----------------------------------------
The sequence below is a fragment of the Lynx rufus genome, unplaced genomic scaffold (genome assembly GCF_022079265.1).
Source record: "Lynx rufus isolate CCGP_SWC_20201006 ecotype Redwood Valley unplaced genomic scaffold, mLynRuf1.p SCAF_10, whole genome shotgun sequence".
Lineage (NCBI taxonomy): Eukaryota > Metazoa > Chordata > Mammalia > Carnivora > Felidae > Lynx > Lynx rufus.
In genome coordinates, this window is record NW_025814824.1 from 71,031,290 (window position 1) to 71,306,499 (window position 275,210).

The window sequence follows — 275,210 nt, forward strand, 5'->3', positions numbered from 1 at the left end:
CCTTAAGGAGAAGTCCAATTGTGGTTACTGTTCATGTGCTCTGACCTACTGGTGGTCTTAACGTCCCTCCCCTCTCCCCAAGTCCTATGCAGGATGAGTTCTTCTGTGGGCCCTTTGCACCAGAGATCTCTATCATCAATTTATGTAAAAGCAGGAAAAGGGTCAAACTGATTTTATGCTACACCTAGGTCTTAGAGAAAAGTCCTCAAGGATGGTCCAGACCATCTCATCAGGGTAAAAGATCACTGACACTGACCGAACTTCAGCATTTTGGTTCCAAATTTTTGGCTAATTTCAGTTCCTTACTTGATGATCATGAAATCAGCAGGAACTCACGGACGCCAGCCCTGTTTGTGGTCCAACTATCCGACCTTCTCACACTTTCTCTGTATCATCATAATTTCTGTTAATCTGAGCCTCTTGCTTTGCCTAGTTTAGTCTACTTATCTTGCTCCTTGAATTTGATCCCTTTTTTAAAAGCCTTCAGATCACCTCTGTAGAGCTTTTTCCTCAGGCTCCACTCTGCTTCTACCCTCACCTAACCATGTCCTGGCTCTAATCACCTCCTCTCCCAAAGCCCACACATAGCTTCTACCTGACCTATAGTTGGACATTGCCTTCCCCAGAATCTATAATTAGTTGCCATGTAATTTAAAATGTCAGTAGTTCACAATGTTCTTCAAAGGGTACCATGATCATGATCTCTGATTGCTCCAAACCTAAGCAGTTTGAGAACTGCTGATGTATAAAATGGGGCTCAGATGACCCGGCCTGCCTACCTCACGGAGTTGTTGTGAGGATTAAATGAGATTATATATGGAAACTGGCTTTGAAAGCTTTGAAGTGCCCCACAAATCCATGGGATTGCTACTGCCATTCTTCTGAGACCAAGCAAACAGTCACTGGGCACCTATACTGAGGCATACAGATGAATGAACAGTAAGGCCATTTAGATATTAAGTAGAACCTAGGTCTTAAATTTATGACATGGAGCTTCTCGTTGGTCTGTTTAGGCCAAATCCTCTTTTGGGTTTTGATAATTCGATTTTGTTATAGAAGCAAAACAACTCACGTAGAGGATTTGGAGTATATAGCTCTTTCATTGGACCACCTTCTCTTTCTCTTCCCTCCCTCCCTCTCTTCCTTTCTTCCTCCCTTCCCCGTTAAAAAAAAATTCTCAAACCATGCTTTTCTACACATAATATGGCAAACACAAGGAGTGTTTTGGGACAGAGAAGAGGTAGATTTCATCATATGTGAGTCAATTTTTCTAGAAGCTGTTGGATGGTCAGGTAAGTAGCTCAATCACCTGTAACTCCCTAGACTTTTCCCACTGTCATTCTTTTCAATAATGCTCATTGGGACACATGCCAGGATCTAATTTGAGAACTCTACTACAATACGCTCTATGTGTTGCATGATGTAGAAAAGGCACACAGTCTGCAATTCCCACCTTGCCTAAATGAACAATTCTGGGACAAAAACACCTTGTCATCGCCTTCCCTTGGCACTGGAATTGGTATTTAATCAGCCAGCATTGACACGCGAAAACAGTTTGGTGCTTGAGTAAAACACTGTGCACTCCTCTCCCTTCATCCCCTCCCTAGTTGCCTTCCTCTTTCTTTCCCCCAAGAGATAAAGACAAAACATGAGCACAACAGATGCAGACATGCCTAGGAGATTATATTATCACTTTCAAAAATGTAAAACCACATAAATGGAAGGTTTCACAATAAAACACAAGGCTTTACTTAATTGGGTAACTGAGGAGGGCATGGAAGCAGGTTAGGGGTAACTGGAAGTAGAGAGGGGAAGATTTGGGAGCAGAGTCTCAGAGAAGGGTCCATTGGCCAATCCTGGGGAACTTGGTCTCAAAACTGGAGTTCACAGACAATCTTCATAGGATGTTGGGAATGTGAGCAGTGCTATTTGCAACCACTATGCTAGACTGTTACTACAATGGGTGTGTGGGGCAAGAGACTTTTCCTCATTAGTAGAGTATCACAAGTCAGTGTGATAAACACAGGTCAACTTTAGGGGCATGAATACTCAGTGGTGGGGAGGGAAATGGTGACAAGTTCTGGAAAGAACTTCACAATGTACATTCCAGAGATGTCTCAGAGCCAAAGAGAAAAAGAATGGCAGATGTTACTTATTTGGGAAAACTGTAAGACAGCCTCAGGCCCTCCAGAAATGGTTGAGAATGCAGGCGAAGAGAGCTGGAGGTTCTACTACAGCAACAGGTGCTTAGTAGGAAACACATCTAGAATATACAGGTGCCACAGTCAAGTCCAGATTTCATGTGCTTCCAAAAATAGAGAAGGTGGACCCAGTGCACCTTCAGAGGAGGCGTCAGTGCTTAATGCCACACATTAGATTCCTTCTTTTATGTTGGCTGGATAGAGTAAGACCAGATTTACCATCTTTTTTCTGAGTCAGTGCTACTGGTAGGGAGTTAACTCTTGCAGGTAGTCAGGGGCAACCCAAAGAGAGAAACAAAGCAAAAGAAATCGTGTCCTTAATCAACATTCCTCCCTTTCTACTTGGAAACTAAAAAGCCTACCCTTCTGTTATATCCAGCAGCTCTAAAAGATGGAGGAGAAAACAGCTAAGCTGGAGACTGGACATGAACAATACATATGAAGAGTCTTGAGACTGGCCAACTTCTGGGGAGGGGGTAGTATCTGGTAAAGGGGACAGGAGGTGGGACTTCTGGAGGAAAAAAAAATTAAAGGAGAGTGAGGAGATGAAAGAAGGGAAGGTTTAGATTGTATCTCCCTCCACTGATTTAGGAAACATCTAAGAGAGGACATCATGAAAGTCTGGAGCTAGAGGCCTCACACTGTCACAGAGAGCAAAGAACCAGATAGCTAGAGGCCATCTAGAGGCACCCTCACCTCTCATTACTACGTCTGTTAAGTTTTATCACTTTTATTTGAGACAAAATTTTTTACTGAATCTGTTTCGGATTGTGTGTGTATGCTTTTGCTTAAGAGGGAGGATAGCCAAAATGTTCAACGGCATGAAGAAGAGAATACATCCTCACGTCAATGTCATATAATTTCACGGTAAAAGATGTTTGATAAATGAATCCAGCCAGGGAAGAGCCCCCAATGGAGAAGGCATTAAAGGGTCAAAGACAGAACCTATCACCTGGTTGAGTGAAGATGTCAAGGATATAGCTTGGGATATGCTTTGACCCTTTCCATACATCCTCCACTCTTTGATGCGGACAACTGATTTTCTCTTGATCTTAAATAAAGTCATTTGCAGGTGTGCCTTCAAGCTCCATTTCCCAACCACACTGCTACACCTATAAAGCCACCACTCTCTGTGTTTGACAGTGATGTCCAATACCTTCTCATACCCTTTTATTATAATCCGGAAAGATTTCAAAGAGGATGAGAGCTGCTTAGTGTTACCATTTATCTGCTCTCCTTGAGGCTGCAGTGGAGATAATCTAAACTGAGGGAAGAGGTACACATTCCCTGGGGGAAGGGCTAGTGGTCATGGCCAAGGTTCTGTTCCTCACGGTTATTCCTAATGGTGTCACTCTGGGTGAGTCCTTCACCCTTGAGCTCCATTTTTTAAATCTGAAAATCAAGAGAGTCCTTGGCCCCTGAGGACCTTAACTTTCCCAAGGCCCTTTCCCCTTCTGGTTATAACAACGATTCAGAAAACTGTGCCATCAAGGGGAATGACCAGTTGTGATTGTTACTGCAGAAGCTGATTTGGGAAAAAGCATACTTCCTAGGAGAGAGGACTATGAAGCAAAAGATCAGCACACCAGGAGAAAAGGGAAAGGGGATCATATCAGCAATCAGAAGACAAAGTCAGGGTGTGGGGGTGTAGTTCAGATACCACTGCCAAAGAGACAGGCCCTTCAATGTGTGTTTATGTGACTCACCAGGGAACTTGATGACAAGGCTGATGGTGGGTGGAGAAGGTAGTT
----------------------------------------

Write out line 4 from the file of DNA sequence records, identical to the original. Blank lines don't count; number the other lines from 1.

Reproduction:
In genome coordinates, this window is record NW_025814824.1 from 71,031,290 (window position 1) to 71,306,499 (window position 275,210).